I was not a girlie girl growing up… not even close. In fact, I was such a feminist, that my college roommate wrote a paper on me titled “Ms. Extreme”… We taught each other a lot. She didn’t believe herself to be a feminist (dirty word). When I asked her if women should be able to vote, she said of course. “Then to some extent, you are a feminist”… she taught me that it was actually okay to wear a skirt, and be a little girlie… talking about her now, I actually find it ironic. Her cover page image on Face Book is of her, her husband, and two young children – I find it ironic because she is the only one looking at the camera. Her husband is looking at the youngest. Traditionally in photos where there is a couple, the man looks into the camera, while the wife/GF/SO looks (adoringly) at the man. She’s a very strong person, but I digress…..
The reason this blog came to point, was another blog I read: “Why do Parents Buy Into Gender Segregated Toys?” I don’t really remember playing with dolls. I had a few Barbies, but they got their hair cut off and left in the sun to “tan”… I was more of a stuffed animal kid… and the outdoors… I was a tree climber.
With Abby, the first toy that we really bought her was actually a little workbench that made funny noises. The whole way we walked home, it was going “boing…. woop woop”, and Ian and I kept giggling. I don’t mind her having girly toys too much, but we haven’t reached that stage yet. I don’t want her to have all “girl” toys, OR all “boy” toys. I want a little of everything and some that are neutral.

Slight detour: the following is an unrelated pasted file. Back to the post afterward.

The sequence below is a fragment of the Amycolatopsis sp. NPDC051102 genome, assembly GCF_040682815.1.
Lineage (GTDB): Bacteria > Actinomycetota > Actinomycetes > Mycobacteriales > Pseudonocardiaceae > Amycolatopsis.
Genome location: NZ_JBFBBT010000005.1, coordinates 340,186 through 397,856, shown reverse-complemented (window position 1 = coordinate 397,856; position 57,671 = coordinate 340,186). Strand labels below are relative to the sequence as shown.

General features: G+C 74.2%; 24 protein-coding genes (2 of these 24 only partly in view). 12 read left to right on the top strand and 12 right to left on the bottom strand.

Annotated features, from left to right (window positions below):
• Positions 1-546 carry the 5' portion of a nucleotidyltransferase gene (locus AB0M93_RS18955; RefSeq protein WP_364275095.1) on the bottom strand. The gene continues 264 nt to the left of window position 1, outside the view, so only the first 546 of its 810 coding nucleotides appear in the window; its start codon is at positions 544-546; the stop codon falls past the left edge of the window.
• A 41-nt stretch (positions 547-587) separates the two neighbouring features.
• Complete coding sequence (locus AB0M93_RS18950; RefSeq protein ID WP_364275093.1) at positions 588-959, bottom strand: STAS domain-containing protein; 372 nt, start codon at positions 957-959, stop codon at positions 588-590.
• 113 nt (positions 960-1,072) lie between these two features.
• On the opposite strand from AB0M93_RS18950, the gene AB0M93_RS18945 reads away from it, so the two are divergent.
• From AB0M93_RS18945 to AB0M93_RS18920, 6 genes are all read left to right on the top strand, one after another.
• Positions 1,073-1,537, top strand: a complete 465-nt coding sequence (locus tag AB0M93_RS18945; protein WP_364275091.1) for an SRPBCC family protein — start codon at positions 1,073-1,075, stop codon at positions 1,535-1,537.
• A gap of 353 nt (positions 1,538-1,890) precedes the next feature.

Before we had Abby, I was never really a pink person. Then the closer we got to the birth, I developed a slightly more adverse reaction to it… Ian pointed out that my aversion was getting stronger. I countered that it’s not so much the color I have issues with, it’s the message that generally goes with it. “Diva”, “Princess”, “If you think I’m cute, you should see my mom”…. Absolutely not. Once he saw that, THEN he got it. The orange shirt with a zebra – wearing a necklace The purple kitty wearing – a diamond tiara. Why? Why must you do this marketers? You’re driving away my business by adding jewelry to an 18 month outfit.
The really big change was when Abby started to wear 12 months. That’s when she went from passable gender neutral (or at least not offending girliness) to Dora the Explorer and Disney Princesses. She doesn’t watch TV. She doesn’t know who these characters are. We watch the news and sports. I don’t want her watching cartoons yet. If she gets bored, we do laundry, or go upstairs to read, or “reorganize” her clothes (read: she takes them out). She hasn’t yet developed an opinion about colors or clothes yet. So I fill her closest with clothes that I think are age appropriate and cute. I will continue to do this until she has money to buy her own (G-d knows that I am not buying her the clothes that I’ve seen others wear).
This is part of the reason that I was apprehensive about having a girl. I can only hope to convey my feelings about these issues and instill what I hope are good values and morals and hope for the best. Honestly, having a girl completely terrifies me. I’ll control what I can right now, but at some point I’ll have to explain certain things. Not at all looking forward to that.
“If someone believes they are limited by their gender, race or background, they will become more limited.” – Carly Fiorina